Purchasing a Business

Before buying an existing business, you must carefully evaluate the overall soundness of the business. Your accountant and corporate lawyer can help guide you through the evaluation process.

You should inspect the financial statements and tax returns for at least the past 3 years. If these are an accurate reflection of the business activities, financial statements will show you whether the business is growing or declining. Also, check the accounts payable and receivable. If bills are not being paid on time, there could be a cash flow problem. You must ensure that there are no liens against the business for unpaid bills, or against assets that you are purchasing. Review the accounts receivable and make special note of any overdue accounts, for example, older than 90 days.

Employees are also a key part of any business. Investigate how long key employees have been with the business and whether they intend to stay under new ownership. Determine how long it will take to train a replacement if they should decide to leave when you take over the business. If the workforce is unionized, have your lawyer review the current collective bargaining agreement and take note of its expiry date, to ensure that you know what your obligations are under the bargaining agreement and under Ontario's labour laws.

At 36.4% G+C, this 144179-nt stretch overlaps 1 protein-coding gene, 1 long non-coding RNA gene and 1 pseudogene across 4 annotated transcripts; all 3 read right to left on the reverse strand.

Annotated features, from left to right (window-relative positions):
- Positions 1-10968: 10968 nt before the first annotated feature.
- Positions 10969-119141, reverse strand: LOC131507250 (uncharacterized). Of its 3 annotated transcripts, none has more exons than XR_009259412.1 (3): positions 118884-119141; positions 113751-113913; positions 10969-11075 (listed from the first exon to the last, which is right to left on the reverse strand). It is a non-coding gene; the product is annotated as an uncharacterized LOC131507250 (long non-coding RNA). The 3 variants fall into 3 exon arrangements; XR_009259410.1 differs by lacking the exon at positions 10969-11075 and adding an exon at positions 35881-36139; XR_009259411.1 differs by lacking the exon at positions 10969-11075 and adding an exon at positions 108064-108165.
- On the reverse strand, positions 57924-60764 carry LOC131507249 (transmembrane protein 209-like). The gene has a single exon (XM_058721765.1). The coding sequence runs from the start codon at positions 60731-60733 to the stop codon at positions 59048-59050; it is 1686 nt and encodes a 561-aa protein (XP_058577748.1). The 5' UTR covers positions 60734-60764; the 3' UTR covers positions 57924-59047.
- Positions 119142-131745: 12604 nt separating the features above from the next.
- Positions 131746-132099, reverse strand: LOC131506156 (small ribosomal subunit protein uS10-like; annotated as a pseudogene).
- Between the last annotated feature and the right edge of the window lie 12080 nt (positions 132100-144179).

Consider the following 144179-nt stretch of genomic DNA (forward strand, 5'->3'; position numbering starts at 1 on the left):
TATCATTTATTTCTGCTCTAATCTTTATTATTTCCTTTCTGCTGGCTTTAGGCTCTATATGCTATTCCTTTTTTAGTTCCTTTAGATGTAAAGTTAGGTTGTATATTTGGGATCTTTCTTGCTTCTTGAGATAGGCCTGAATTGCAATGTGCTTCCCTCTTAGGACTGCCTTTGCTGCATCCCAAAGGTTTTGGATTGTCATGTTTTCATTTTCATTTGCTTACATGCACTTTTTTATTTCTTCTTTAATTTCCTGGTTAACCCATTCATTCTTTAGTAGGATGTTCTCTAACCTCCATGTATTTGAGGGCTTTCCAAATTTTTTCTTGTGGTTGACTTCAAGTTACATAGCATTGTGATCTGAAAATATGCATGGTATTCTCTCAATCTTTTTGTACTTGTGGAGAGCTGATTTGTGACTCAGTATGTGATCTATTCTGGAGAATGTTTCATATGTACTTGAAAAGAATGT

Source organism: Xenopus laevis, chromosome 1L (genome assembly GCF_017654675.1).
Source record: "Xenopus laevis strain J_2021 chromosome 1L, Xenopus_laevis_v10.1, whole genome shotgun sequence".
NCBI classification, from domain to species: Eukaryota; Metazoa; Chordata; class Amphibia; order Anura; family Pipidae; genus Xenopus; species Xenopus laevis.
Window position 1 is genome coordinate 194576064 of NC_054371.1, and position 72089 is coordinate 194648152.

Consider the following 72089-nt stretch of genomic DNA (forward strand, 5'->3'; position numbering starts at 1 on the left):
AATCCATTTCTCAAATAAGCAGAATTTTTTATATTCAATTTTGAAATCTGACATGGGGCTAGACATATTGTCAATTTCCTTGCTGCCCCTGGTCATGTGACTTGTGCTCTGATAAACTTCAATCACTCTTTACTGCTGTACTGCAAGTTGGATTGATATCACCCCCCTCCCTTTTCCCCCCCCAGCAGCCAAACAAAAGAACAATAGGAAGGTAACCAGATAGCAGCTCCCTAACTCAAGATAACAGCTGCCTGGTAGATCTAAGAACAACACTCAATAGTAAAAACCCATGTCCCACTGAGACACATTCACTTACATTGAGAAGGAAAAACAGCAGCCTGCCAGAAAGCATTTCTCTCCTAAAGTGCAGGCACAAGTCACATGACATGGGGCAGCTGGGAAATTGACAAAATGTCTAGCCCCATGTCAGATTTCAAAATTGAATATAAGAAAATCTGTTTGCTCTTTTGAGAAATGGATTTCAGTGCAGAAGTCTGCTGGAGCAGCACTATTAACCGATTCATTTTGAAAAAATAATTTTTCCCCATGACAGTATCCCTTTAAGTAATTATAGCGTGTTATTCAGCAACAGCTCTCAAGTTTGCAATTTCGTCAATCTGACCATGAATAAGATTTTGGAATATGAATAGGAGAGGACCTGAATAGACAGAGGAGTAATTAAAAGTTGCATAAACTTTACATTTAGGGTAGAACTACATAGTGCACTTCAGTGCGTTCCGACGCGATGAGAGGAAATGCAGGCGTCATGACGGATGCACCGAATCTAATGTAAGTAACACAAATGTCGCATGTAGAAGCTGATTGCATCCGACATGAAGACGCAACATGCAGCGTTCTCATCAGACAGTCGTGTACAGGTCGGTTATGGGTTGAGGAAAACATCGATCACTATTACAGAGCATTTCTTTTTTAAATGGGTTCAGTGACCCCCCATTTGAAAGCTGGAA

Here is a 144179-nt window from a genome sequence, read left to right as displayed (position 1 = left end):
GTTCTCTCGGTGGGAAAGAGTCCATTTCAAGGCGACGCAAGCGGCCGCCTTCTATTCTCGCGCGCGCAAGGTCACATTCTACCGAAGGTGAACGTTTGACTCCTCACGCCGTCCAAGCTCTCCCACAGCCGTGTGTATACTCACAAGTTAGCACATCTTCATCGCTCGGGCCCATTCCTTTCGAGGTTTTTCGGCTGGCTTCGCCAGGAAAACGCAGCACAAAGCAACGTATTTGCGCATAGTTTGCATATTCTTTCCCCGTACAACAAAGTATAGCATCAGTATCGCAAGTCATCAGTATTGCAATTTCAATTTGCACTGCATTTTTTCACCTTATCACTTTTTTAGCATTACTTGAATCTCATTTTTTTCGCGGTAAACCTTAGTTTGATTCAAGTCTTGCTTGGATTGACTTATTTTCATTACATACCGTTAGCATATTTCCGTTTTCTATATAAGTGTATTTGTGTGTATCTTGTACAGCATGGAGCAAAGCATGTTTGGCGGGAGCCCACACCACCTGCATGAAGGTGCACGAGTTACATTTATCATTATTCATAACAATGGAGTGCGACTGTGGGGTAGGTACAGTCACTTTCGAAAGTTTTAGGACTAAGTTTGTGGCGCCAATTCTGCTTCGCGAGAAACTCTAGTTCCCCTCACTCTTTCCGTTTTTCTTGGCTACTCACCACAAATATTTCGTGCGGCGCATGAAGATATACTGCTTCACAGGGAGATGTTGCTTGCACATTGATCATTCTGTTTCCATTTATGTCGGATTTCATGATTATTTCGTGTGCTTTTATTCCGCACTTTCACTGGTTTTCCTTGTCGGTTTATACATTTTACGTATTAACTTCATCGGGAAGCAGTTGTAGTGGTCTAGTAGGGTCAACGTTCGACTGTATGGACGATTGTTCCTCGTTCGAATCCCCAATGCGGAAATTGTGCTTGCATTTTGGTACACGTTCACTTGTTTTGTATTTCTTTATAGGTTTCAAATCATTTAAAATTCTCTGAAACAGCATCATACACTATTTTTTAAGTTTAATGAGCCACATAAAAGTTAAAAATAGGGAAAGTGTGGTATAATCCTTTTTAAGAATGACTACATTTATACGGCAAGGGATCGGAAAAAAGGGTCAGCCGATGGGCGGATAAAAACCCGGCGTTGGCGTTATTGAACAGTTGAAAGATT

In many businesses, 20% of the customers generate 80% of the revenue. You should review the existing customer base and identify the top customers. Evaluate whether these customers are likely to stay with the business and the risks you face if they don't. What strategies will you employ to retain these key customers?

Ensure that any registrations, licenses, and other legal documents can be transferred. Also check into any local or municipal licenses, taxes and by laws that affect the running of the business. Consider the location, parking and condition of the building(s) in which the business is located, including any maintenance or repairs needed. It is crucial to consult with an experienced corporate lawyer when considering the purchase or sale of a business.